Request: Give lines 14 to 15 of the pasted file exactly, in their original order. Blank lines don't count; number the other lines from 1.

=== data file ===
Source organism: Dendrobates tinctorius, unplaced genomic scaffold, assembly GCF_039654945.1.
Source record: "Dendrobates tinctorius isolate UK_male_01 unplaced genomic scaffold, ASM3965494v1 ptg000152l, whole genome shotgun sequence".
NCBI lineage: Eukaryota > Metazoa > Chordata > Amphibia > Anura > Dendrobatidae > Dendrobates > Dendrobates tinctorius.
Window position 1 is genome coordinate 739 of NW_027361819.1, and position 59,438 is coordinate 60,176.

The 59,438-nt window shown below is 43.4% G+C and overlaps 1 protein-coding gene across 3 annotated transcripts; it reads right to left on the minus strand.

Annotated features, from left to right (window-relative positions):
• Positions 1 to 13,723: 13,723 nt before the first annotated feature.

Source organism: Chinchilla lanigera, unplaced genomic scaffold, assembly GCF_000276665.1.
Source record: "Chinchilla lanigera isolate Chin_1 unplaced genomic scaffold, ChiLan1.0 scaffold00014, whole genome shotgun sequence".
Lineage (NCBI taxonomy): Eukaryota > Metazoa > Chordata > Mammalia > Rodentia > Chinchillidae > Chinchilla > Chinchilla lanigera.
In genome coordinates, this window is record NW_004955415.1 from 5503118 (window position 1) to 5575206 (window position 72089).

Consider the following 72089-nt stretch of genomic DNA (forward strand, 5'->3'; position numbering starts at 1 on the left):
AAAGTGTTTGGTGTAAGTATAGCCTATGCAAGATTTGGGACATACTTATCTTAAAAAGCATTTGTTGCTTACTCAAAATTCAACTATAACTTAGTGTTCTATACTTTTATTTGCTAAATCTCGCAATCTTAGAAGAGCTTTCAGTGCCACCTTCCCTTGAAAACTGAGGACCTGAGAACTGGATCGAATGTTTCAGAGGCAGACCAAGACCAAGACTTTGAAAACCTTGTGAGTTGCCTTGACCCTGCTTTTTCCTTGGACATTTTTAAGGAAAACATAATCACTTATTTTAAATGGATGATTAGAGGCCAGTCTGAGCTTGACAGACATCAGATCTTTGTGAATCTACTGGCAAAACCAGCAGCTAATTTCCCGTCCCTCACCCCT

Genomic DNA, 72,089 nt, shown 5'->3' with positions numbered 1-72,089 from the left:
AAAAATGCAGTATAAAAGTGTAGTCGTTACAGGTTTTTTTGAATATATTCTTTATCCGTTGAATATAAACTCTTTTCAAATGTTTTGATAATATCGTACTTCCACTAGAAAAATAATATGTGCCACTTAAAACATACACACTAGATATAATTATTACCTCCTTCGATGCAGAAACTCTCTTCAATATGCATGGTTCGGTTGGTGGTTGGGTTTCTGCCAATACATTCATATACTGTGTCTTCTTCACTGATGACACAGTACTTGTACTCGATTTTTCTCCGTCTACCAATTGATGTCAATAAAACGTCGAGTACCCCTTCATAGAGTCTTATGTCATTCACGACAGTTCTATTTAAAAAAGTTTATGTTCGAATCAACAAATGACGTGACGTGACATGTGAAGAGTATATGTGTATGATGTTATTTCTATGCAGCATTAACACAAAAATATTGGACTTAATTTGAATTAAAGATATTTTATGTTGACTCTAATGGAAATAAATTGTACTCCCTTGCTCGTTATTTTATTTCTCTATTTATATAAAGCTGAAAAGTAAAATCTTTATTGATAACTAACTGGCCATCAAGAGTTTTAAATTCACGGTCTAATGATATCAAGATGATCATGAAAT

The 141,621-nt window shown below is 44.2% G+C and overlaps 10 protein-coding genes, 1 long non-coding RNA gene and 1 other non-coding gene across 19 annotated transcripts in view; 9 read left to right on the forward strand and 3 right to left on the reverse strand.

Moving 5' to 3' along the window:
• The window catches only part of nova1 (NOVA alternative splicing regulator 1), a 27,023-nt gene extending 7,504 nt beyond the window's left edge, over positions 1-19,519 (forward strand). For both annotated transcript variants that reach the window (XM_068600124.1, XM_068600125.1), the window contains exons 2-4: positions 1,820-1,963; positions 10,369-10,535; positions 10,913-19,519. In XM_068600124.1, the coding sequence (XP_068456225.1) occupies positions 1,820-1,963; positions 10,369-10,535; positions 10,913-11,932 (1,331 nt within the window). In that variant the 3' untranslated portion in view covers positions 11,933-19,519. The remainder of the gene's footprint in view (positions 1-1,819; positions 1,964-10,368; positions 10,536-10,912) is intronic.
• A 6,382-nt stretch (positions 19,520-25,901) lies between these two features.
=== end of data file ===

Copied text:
Genomic DNA, 72,089 nt, shown 5'->3' with positions numbered 1-72,089 from the left:
AAAAATGCAGTATAAAAGTGTAGTCGTTACAGGTTTTTTTGAATATATTCTTTATCCGTTGAATATAAACTCTTTTCAAATGTTTTGATAATATCGTACTTCCACTAGAAAAATAATATGTGCCACTTAAAACATACACACTAGATATAATTATTACCTCCTTCGATGCAGAAACTCTCTTCAATATGCATGGTTCGGTTGGTGGTTGGGTTTCTGCCAATACATTCATATACTGTGTCTTCTTCACTGATGACACAGTACTTGTACTCGATTTTTCTCCGTCTACCAATTGATGTCAATAAAACGTCGAGTACCCCTTCATAGAGTCTTATGTCATTCACGACAGTTCTATTTAAAAAAGTTTATGTTCGAATCAACAAATGACGTGACGTGACATGTGAAGAGTATATGTGTATGATGTTATTTCTATGCAGCATTAACACAAAAATATTGGACTTAATTTGAATTAAAGATATTTTATGTTGACTCTAATGGAAATAAATTGTACTCCCTTGCTCGTTATTTTATTTCTCTATTTATATAAAGCTGAAAAGTAAAATCTTTATTGATAACTAACTGGCCATCAAGAGTTTTAAATTCACGGTCTAATGATATCAAGATGATCATGAAAT